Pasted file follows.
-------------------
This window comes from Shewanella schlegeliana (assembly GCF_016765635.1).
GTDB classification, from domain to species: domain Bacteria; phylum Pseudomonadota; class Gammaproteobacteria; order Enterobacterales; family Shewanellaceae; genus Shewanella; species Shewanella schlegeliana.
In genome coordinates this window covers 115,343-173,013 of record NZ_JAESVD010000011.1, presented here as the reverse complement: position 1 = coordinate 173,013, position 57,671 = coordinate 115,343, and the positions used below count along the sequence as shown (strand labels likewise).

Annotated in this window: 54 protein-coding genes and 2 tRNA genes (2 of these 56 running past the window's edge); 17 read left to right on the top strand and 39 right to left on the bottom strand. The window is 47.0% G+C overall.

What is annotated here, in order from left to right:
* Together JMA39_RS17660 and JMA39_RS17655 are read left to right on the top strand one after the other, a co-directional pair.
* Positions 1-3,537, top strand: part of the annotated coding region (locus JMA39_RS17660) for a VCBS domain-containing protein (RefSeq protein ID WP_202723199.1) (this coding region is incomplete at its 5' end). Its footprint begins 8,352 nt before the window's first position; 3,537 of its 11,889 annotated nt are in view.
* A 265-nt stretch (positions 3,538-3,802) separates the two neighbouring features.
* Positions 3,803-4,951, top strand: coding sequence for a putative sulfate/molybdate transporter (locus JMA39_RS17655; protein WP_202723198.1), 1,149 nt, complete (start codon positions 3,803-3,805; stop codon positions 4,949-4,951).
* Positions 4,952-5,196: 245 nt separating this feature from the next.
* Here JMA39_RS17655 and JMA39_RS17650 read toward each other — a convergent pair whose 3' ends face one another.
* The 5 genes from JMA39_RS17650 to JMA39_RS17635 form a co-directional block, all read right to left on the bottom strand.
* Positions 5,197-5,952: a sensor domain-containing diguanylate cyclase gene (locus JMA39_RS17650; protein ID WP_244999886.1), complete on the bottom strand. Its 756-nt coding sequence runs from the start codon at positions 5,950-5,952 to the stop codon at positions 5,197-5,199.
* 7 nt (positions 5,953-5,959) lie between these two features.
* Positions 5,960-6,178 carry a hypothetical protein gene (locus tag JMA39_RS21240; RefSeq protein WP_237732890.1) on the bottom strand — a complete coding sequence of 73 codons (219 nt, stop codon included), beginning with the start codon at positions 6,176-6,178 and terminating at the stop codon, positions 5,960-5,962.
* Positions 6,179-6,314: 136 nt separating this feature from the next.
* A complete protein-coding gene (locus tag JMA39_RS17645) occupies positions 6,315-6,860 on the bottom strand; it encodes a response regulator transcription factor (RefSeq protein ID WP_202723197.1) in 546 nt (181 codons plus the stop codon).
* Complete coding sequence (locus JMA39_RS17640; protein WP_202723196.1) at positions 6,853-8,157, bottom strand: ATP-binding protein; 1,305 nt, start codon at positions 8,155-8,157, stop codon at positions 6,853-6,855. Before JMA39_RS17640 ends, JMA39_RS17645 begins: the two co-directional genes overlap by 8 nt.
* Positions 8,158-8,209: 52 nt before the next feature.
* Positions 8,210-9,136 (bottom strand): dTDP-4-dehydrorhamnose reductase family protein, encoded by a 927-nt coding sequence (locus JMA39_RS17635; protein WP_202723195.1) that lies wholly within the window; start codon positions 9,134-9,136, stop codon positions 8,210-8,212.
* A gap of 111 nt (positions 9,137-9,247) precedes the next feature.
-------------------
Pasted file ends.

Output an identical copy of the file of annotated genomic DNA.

This window comes from Shewanella schlegeliana (assembly GCF_016765635.1).
GTDB classification, from domain to species: domain Bacteria; phylum Pseudomonadota; class Gammaproteobacteria; order Enterobacterales; family Shewanellaceae; genus Shewanella; species Shewanella schlegeliana.
In genome coordinates this window covers 115,343-173,013 of record NZ_JAESVD010000011.1, presented here as the reverse complement: position 1 = coordinate 173,013, position 57,671 = coordinate 115,343, and the positions used below count along the sequence as shown (strand labels likewise).

Annotated in this window: 54 protein-coding genes and 2 tRNA genes (2 of these 56 running past the window's edge); 17 read left to right on the top strand and 39 right to left on the bottom strand. The window is 47.0% G+C overall.

What is annotated here, in order from left to right:
* Together JMA39_RS17660 and JMA39_RS17655 are read left to right on the top strand one after the other, a co-directional pair.
* Positions 1-3,537, top strand: part of the annotated coding region (locus JMA39_RS17660) for a VCBS domain-containing protein (RefSeq protein ID WP_202723199.1) (this coding region is incomplete at its 5' end). Its footprint begins 8,352 nt before the window's first position; 3,537 of its 11,889 annotated nt are in view.
* A 265-nt stretch (positions 3,538-3,802) separates the two neighbouring features.
* Positions 3,803-4,951, top strand: coding sequence for a putative sulfate/molybdate transporter (locus JMA39_RS17655; protein WP_202723198.1), 1,149 nt, complete (start codon positions 3,803-3,805; stop codon positions 4,949-4,951).
* Positions 4,952-5,196: 245 nt separating this feature from the next.
* Here JMA39_RS17655 and JMA39_RS17650 read toward each other — a convergent pair whose 3' ends face one another.
* The 5 genes from JMA39_RS17650 to JMA39_RS17635 form a co-directional block, all read right to left on the bottom strand.
* Positions 5,197-5,952: a sensor domain-containing diguanylate cyclase gene (locus JMA39_RS17650; protein ID WP_244999886.1), complete on the bottom strand. Its 756-nt coding sequence runs from the start codon at positions 5,950-5,952 to the stop codon at positions 5,197-5,199.
* 7 nt (positions 5,953-5,959) lie between these two features.
* Positions 5,960-6,178 carry a hypothetical protein gene (locus tag JMA39_RS21240; RefSeq protein WP_237732890.1) on the bottom strand — a complete coding sequence of 73 codons (219 nt, stop codon included), beginning with the start codon at positions 6,176-6,178 and terminating at the stop codon, positions 5,960-5,962.
* Positions 6,179-6,314: 136 nt separating this feature from the next.
* A complete protein-coding gene (locus tag JMA39_RS17645) occupies positions 6,315-6,860 on the bottom strand; it encodes a response regulator transcription factor (RefSeq protein ID WP_202723197.1) in 546 nt (181 codons plus the stop codon).
* Complete coding sequence (locus JMA39_RS17640; protein WP_202723196.1) at positions 6,853-8,157, bottom strand: ATP-binding protein; 1,305 nt, start codon at positions 8,155-8,157, stop codon at positions 6,853-6,855. Before JMA39_RS17640 ends, JMA39_RS17645 begins: the two co-directional genes overlap by 8 nt.
* Positions 8,158-8,209: 52 nt before the next feature.
* Positions 8,210-9,136 (bottom strand): dTDP-4-dehydrorhamnose reductase family protein, encoded by a 927-nt coding sequence (locus JMA39_RS17635; protein WP_202723195.1) that lies wholly within the window; start codon positions 9,134-9,136, stop codon positions 8,210-8,212.
* A gap of 111 nt (positions 9,137-9,247) precedes the next feature.